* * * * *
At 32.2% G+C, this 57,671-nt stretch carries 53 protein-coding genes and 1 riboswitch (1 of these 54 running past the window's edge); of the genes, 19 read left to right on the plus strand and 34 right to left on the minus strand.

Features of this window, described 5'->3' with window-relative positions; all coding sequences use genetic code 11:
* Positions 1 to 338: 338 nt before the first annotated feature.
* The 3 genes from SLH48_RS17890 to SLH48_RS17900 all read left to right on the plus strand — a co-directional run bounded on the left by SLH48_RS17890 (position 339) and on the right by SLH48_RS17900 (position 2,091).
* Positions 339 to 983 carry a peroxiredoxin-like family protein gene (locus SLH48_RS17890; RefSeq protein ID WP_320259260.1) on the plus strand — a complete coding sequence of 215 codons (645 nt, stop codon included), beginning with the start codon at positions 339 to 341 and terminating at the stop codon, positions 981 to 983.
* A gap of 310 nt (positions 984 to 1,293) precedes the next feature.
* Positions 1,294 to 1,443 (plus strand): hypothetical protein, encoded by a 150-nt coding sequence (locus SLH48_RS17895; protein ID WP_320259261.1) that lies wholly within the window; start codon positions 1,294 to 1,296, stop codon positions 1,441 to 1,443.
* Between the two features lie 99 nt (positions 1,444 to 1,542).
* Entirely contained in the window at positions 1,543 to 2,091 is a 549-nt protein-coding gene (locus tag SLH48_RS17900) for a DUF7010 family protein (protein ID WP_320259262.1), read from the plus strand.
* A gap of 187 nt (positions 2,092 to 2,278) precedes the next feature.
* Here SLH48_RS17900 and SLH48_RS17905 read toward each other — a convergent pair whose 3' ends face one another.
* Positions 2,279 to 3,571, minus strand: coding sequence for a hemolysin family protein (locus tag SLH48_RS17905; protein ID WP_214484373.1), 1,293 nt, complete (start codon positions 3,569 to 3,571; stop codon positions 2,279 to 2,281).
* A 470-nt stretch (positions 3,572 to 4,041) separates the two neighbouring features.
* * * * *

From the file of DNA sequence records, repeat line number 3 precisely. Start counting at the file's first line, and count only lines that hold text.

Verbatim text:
* Positions 1 to 338: 338 nt before the first annotated feature.